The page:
Only seven players that saw the floor from the 2018-19 Indiana basketball team will be back for the 2019-20 campaign as of this writing.
While formal practices have concluded, the work never stops for high major college basketball players. Growth and development happens in the offseason, in individual workouts and permitted organized team activities.
If you could talk to each of the seven returning players about their 2018-19 season and what they need to improve going forward, what would you say?
We play Archie for a day and give it a shot with “Exit Interviews.”
Quick 2018-19 Recap:
You know the story of Thompson’s season by now — a seemingly never ending wave of injuries and ailments that completely derailed his redshirt freshman campaign.
From a groin injury as the season began, to a severe concussion that took him out for more than three months, to illness, Thompson could never get on track. The 6-foot-8 forward appeared in just nine games, with his longest stretch of availability from mid-February to mid-March.
Thompson averaged .7 points and 2.1 rebounds per game in seven minutes of action per contest. The Minnesota native shot 40 percent from the field on five attempts and missed all three of his shots from long range.
Primary Developmental Needs:
1. Continue to believe. It may sound silly, but Thompson’s story is about much more than just a season lost to injury. A lot of players have suffered through that.
Thompson came to IU as a redshirt freshman, sitting out the 2017-18 season as he developed behind the scenes.
So in essence, the 6-foot-8 Thompson will have been largely away from live game activity for more than two and a half years when he suits up this fall in Bloomington. That can take a mental toll, and create doubts.
The good news is that Thompson is still just a redshirt sophomore. He doesn’t have to get it all back in one day. There will be rust to shake off, and the physical toll of going through a season including all of the games awaits.
More than anything else, Thompson has to put everything behind him and believe that 2018-19 was a fluke and a promising career awaits.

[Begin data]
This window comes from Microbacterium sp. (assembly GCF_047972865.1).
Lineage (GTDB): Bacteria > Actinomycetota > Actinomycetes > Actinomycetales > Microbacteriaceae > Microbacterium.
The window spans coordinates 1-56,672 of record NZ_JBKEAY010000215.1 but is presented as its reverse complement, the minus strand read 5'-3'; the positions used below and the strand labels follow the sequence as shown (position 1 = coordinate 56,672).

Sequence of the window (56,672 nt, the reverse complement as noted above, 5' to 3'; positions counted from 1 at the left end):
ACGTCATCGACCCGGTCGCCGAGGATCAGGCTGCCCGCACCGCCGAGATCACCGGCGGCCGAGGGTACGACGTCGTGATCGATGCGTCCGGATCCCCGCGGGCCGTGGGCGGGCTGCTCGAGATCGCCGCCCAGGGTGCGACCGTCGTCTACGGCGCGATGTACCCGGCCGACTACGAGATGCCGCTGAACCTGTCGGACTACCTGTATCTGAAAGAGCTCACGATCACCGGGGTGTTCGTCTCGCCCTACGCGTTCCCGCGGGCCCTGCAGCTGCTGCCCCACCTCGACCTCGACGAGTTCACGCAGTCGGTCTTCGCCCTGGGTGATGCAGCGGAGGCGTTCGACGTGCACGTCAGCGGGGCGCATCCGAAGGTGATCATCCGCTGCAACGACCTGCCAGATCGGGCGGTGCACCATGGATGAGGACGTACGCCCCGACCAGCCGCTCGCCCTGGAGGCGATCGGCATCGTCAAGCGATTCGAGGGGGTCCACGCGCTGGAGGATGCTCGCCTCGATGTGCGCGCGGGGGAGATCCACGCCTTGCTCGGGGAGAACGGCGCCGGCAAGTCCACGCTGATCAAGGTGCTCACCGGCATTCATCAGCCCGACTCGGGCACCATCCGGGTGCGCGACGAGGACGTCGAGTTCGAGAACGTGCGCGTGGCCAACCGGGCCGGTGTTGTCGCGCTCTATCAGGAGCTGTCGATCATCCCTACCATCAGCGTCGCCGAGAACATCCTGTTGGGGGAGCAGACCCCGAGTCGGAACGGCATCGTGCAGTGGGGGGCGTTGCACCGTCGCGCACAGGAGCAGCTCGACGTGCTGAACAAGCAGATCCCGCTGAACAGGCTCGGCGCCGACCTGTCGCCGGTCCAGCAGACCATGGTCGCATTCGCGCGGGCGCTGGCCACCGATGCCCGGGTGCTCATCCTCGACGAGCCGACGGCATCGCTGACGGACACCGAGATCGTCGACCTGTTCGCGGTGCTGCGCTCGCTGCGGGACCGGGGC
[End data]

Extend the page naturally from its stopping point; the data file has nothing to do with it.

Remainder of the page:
2. Archie’s meet me in the alley guy?
We’ve been clamoring for tough guys on this roster since day one of the Archie Miller era. Who was going to play with a little nastiness, and an edge?
Coming into to last year, Miller described Thompson as someone that is “not afraid to mix it up.”
In just his first game back after that concussion, Thompson showed us something when it would have been reasonable to expect nothing. Playing back in his home state, Thompson produced five rebounds and two blocks in just seven minutes of action while the rest of his team floundered against Minnesota.
Later he played critical minutes and held his ground on the defensive end against Wisconsin’s Ethan Happ in a double overtime win.
This IU team desperately needs more tough guys on the floor. Thompson might be particularly well suited to take on that role.
3. Take it outside
With a logjam in the post that includes Joey Brunk, Trayce Jackson-Davis and De’Ron Davis, there isn’t likely to be a lot of available minutes for another back-to-the-basket type of player in 2019-20.
Going into to last year Miller said this about Thompson:
“He’s got to shoot the ball, especially from the three-point line at certain times here in his career where that’s going to be his biggest gift is being able to stretch the floor because he’s not really above the rim, so to speak, around the basket,” Miller said.
That is probably even more the case this year. If Thompson wants to crack the rotation as a regular, the stretch-four spot seems to be his ticket. He should also be particularly well suited to guard other big ten power forwards, whether they play inside or out.
If Thompson can also show or develop the ability to run the floor, score off the bounce with both hands, and become a strong passer into the post, this could be a long awaited breakout season.
4. Dominate the glass.
The other way for Thompson to stay on the floor is by becoming a dominant rebounder.
The data set is too limited to reach conclusions, but when Thompson was on the floor he was a rebounding force. His 12.1 rebounds per 40 minutes blew away Justin Smith and De’Ron Davis and were better than Juwan Morgan.
Some guys just have a knack for being in the right spot and hunting down rebounds. If Thompson can be a strong inside/out player that becomes a dominant rebounder, ultimately becoming a starter isn’t out of the question next year. At the very least he would make things very uncomfortable for others.
What Success Looks Like in 2019-20
Thompson is an X-factor for the upcoming season, effectively like a new recruit on the roster, but with the benefit of two seasons in Miller’s system. There should be no learning curve for the X’s and O’s.
As we have laid out, there is clearly an opening for Thompson to see extensive action. A seven points and five rebounds per game season via 18-20 minutes of action per contest seems like a really good next step here, as Thompson becomes a floor leader and a guy who career is trending towards an even bigger role as an upperclassman
Previous Exit Interviews:
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